Keyboard giant Chick Corea likes to mix up his pitches, doing something different every time he makes a recording or goes on tour. And he likes to do a lot of both, seemingly not slowing down a bit at age 71.
Look at part of his touring schedule for the first third of 2013: American cities with longtime vibraphone partner Gary Burton and the Harlem String Quartet in January, a sweep through Europe with his new quintet Vigil in March, then back to the States for encounters with banjomeister Bela Fleck in late March/early April, followed quickly by a week of 12 trio sets at Hollywood’s Catalina Bar and Grill with Return to Forever bassist Stanley Clarke, then another concert with Burton, and on and on.
Look at his recordings in 2012: no fewer than four albums, all completely different, with two of them — an album with Burton, “Hot House,” and a trio tribute to Bill Evans, “Further Explorations” — gaining five Grammy nominations. Indeed, it may come as a surprise to many that Chick ranks fourth on the all-time Grammy list with 61 nominations (behind Quincy Jones, Georg Solti and Henry Mancini) — winning 18 so far.
All of this recording activity represents a bit of an anachronism in today’s music industry; whereas the standard a half-century ago was two or three albums a year, now it’s more like two or three years between albums.
“I have a reverse philosophy — to put out as much music as I can,” says Corea by phone from Atlanta, where he was about to play with Burton that night. “They call it ‘flooding the market!’ ”
Corea, who played with Miles Davis as the trumpeter was plugging in during the late ’60s, once avoided reunions with his former bands, claiming that he didn’t want to be tied down to the past. But after a change of heart at his all-star 60th birthday concerts at New York City’s Blue Note, Corea now welcomes the chances to play with old cohorts — to pick up the threads of the past and push the boundaries some more.
“I stopped thinking of them as reunions because of the connotation of senior citizens,” Corea says. “They’re old friends, but more than that, they are musical friends who have been fun to make music with. Returning to one of these relationships is always a pleasure. I usually plan a year or two ahead and try to fit things in.”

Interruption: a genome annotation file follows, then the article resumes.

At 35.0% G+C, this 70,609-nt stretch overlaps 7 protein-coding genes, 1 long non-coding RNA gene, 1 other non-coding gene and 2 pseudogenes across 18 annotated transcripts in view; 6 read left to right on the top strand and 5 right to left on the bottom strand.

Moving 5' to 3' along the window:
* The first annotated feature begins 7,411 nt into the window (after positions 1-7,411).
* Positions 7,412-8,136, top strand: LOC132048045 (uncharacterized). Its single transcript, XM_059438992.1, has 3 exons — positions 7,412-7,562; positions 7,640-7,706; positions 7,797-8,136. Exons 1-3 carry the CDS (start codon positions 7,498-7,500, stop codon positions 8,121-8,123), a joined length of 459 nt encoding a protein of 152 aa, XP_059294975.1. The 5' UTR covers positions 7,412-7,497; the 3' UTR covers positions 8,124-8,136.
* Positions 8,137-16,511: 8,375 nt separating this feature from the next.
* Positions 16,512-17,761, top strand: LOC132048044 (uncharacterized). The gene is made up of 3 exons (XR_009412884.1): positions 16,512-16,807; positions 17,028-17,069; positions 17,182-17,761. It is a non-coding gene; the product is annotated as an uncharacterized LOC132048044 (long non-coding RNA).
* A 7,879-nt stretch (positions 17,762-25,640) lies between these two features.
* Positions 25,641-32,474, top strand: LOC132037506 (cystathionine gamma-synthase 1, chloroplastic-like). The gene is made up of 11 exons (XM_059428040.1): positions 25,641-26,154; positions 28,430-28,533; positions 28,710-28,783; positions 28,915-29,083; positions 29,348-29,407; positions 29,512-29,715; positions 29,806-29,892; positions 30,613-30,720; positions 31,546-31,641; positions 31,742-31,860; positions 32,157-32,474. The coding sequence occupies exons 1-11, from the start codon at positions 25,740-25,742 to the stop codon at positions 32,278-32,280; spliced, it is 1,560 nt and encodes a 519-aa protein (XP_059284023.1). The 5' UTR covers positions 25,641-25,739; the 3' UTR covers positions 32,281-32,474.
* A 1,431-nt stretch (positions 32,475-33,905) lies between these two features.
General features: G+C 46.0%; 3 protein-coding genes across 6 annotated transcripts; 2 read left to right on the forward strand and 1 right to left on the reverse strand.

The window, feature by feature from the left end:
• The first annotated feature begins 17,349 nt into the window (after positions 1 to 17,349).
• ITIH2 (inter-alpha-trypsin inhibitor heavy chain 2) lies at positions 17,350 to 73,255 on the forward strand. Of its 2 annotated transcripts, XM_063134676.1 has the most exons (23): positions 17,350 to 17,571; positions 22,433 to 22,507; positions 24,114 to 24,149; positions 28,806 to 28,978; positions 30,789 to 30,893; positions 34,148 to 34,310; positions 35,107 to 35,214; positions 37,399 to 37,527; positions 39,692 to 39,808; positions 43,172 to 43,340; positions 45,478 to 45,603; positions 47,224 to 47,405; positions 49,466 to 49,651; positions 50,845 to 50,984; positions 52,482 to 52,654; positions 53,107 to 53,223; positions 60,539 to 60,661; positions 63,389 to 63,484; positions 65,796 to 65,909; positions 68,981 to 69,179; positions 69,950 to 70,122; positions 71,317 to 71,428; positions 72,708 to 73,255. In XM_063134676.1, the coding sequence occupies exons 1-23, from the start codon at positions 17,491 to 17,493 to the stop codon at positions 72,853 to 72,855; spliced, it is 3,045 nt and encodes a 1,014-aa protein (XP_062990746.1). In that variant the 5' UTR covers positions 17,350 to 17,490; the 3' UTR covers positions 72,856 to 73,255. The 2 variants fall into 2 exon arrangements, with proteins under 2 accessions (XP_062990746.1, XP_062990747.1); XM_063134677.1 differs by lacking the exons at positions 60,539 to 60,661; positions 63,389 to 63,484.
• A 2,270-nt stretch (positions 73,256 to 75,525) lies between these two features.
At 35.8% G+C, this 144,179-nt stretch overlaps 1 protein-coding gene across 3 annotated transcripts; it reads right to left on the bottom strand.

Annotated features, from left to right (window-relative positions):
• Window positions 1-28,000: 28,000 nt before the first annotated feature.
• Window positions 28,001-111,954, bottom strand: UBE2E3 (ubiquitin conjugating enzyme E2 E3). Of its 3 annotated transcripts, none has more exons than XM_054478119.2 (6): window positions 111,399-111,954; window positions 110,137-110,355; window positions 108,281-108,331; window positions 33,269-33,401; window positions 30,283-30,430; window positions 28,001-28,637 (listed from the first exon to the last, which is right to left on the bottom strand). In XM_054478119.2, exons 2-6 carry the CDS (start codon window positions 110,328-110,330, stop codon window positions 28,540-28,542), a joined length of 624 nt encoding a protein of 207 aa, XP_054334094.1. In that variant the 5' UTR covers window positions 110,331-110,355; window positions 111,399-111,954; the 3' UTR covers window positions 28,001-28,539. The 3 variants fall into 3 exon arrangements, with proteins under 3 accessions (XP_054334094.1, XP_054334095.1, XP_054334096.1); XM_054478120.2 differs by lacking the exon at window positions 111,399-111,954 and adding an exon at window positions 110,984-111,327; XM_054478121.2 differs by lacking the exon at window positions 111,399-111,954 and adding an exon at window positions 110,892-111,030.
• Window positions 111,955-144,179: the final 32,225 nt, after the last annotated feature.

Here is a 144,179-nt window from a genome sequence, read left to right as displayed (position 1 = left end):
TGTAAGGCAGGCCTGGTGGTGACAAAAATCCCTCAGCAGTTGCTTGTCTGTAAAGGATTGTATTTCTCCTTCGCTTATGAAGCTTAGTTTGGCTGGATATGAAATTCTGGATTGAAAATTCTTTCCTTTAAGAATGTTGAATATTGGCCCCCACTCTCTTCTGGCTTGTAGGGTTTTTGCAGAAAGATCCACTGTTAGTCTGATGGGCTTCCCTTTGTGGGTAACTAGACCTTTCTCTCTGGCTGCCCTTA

The two weeks at the Blue Note that yielded “Further Explorations” was also Corea’s first substantial encounter with drummer Paul Motian — known for his collaborations with Bill Evans and Keith Jarrett — who died soon thereafter. “He didn’t exhibit anything particularly wrong,” Corea recalls. “He always liked to show up just before the gig and leave right after. We became friends in a very short period of time.”
As for Burton, Corea has known him since their first days in New York in the early 1960s. They didn’t play together until 1971, but have joined forces many times in the 40-plus years since. “It’s been kind of a simple relationship,” Corea says. “We enjoy playing together and there’s always a reach between us to do new shows or to make a new recording.”
There are some revivals of old projects that Corea hasn’t gotten around to yet. “I sometimes think of the band Origin I had,” he says. “Actually I wrote a whole album for that band that I never got around to recording, so that’s one I’d like to do. Also it would be fun to revisit Circle with Anthony Braxton, Dave Holland and Barry Altschul.”Yet while reunions abound on his schedule, Chick rejects the notion sweeping the blogosphere these days that jazz is a music of the past that stopped growing long ago. “It’s the absolute opposite of that,” he insists. “The actual truth is that the interest in creative music in jazz is at an all-time high. Young musicians are so attracted to an open art form like that. If you go to any music school, that’s what students are interested in.”
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